Page:Gesenius' Hebrew Grammar (1910 Kautzsch-Cowley edition).djvu/83

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I. The Common Accents.

Preliminary remark. The accents which are marked as prepositive stand to the right over or under the initial consonant of the word; those marked as postpositive, to the left over or under the last consonant. Consequently in both cases the tone-syllable must be ascertained independently of the accent (but cf. below, l).

 [15f]  Disjunctive Accents (Distinctivi or Domini).[1]

1. (־ֽ) סִלּוּק Sillûq (end) always with the tone-syllable of the last word before Sôph pāsûq (׃), the verse-divider, e.g. הָאָֽרֶץ׃.

2. (־֑) אַתְנָח ʾAthnâḥ or אַתְנָֽחְתָּא ʾAthnaḥtā (rest), the principal divider within the verse.

3 a. (־֒) סְגֽוֹלְתָּא Segôltā, postpositive, marks the fourth or fifth subordinate division, counting backwards from ʾAthnâḥ (e.g. Gn 17.28).

3 b. (־֓) שַׁלְשֶׁלֶת Šalšèleth (i.e. chain), as disjunctive, or Great Šalšèleth, distinguished by the following stroke[2] from the conjunctive in the poetic accentuation, is used for

  1. All the disjunctives occur in Is 392.—The earlier Jewish accentuologists already distinguish between מְלָכִים Reges and מְשָֽׁרְתִים servi. The division of the disjunctive accents into Imperatores, Reges, Duces, Comites, which became common amongst Christian grammarians, originated in the Scrutinium S. S. ex accentibus of Sam. Bohlius, Rostock, 1636, and, as the source of manifold confusion, had better be given up. The order of the accents in respect to their disjunctive power is shown in general by the above classification, following Wickes. In respect to the height of tone (in chanting) 1, 2, 5, 4, 8, which were low and long sustained notes, are to be distinguished from the high notes (7, 3a, 6, 13, 9), and the highest (3b, 11, 12, 10); cf. Wickes, ט׳ כ״א p. 12 ff.—The name טְעָמִים (later=accents in general) was originally restricted to the disjunctives, see Kahle, 1. c., p. 169.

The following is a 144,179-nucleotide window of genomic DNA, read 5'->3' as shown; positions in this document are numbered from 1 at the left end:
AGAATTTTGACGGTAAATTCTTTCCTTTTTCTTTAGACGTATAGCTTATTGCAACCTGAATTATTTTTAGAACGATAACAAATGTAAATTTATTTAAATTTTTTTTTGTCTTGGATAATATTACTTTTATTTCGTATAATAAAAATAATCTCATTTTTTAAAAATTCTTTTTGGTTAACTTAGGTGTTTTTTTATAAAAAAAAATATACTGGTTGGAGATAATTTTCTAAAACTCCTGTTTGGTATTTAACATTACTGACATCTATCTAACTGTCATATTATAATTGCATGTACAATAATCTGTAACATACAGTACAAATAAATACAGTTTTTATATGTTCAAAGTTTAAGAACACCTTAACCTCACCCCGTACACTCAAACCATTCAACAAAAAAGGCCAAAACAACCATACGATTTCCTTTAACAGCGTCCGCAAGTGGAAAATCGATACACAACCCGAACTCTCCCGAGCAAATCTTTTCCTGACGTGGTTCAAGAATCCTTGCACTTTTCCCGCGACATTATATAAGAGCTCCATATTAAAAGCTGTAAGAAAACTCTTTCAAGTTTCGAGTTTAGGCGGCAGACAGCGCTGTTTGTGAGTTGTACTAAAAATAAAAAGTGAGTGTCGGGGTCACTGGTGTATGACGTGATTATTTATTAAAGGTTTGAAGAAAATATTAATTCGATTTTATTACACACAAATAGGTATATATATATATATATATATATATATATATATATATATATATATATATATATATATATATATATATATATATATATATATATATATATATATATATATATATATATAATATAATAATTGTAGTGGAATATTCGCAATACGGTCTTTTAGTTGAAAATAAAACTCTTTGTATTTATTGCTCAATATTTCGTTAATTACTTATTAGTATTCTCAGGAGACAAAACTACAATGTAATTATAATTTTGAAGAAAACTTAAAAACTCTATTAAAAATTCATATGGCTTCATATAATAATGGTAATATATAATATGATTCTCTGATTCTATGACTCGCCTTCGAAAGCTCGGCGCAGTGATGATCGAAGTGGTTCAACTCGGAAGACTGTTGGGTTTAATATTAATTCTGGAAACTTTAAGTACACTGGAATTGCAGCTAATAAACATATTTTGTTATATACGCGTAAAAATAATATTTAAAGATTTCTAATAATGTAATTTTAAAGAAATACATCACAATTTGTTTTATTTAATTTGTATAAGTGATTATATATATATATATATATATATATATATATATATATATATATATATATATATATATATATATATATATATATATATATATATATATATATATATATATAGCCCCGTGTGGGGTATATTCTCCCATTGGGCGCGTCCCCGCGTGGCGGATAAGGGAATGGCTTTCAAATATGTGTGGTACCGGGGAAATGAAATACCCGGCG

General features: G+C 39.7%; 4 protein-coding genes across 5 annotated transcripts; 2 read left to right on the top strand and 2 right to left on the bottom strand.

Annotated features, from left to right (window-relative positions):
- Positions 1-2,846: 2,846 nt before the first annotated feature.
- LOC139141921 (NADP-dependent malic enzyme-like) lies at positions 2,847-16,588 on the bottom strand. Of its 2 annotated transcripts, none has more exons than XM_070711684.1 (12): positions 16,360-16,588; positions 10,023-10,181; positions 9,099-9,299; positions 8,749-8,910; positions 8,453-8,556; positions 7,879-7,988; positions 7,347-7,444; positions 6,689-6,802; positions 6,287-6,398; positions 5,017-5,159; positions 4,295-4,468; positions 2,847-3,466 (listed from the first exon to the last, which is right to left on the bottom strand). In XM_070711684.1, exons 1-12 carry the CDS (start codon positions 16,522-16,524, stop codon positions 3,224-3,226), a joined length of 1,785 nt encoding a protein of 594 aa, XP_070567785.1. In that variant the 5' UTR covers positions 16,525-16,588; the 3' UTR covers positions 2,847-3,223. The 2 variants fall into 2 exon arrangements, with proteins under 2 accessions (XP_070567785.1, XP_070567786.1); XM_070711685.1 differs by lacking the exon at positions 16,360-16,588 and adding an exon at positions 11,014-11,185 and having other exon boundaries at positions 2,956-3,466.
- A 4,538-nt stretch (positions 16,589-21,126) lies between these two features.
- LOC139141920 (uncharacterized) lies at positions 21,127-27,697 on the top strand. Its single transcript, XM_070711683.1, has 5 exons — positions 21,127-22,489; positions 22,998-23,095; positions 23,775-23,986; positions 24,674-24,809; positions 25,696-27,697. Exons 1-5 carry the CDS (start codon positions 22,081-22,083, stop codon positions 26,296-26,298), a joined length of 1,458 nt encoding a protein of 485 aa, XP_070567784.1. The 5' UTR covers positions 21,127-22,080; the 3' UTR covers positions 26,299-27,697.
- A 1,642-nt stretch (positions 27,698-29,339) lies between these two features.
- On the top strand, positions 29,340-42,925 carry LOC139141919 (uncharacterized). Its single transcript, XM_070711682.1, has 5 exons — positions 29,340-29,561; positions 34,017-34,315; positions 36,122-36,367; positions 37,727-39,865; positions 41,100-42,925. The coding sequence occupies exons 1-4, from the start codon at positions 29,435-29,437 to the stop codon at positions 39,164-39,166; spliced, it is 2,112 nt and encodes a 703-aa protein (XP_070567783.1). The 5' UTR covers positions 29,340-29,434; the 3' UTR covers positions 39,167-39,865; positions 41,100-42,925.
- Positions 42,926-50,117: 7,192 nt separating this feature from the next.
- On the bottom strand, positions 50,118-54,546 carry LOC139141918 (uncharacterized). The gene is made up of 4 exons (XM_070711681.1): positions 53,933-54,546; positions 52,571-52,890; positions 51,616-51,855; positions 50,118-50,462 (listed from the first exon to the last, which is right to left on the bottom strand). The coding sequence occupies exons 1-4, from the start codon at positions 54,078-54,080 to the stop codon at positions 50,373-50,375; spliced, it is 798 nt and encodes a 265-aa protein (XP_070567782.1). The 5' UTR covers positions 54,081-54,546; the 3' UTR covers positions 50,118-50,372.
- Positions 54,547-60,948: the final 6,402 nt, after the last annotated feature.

2. This stroke is commonly confused with Paseq, which has the same form. But Pâsēq (= restraining, dividing, also incorrectly called Pesîq) is neither an independent accent, nor a constituent part of other accents, but is used as a mark for various purposes; see the Masoretic lists at the end of Baer’s editions, and Wickes, Accents of the Twenty-one Books, p. 120 ff., where Pâsēq is divided into distinctivum, emphaticum, homonymicum, and euphonicum. The conjecture of Olshausen (Lehrb., p. 86 f.), that Pâsēq served also to point out marginal glosses subsequently interpolated into the text, has been further developed by E. von Ortenberg, ‘Die Bedeutung des Paseq für Quellenscheidung in den BB. d. A.T.,’ in Progr. des Domgymn. zu Verden, 1887, and in the article, ‘Paseq u. Legarmeh,’ in ZAW. 1887, p. 301 ff. (but see Wickes, ibid. 1888, p. 149 ff.; also E. König, in the Ztschr. f. kirchl. Wiss. u. kirchl. Leben, 1889, parts 5 and 6; Maas, in Hebraica, v. 121 ff., viii. 89 ff.). Prätorius, ZDMG. 1899, p 683 ff., pointed out that Paseq (which is pre-masoretic and quite distinct from Legarmēh) besides being a divider (used especially for the sake of greater clearness) also served as a sign of abbreviation. For further treatment of Paseq see H. Grimme, ‘Pasekstudien,’ in the Bibl. Ztschr., i. 337 ff., ii. 28 ff., and Psalmenprobleme, &c., Freiburg (Switzerland), 1902, p. 173, where it is argued that Paseq indicates variants in a difficult sentence; J. Kennedy, The Note-line in the Heb. Scriptures, Edinb. 1903, with an index of all the occurrences of Paseq, p. 117 ff. According to Kennedy the ‘note-line’, of which he distinguishes sixteen different kinds, is intended to draw attention to some peculiarity in the text; it existed long before the Masoretes, and was no longer understood by them. See, however, the reviews of E. König, Theol. stud. u. Krit., 1904, p. 448 ff., G. Beer, TLZ. 1905, no. 3, and esp. A. Klostermann, Theol. Lit.-blatt, 1904, no. 13, with whom Ginsburg agrees (Verhandlungen des Hamb. Or.-kongresses von 1902, Leiden, 1904, p. 210 ff.) in showing that the tradition with regard to the 479 or 480 uses of Paseq is by no means uniform. The purpose of Paseq is clearly recognizable in the five old rules: as a divider between identical letters at the end and beginning of two words; between identical or very similar words; between words which are absolutely contradictory (as God and evil-doer); between words which are liable to be wrongly connected; and lastly, between heterogeneous terms, as ‘Eleazar the High Priest, and Joshua’. But the assumption of a far-reaching critical importance in Paseq is at least doubtful.—Cf. also the important article by H. Fuchs, ‘Pesiq ein Glossenzeichen,’ in the Vierteljahrsschrift f. Bibelkunde, Aug. 1908, p. 1 ff. and p. 97 ff.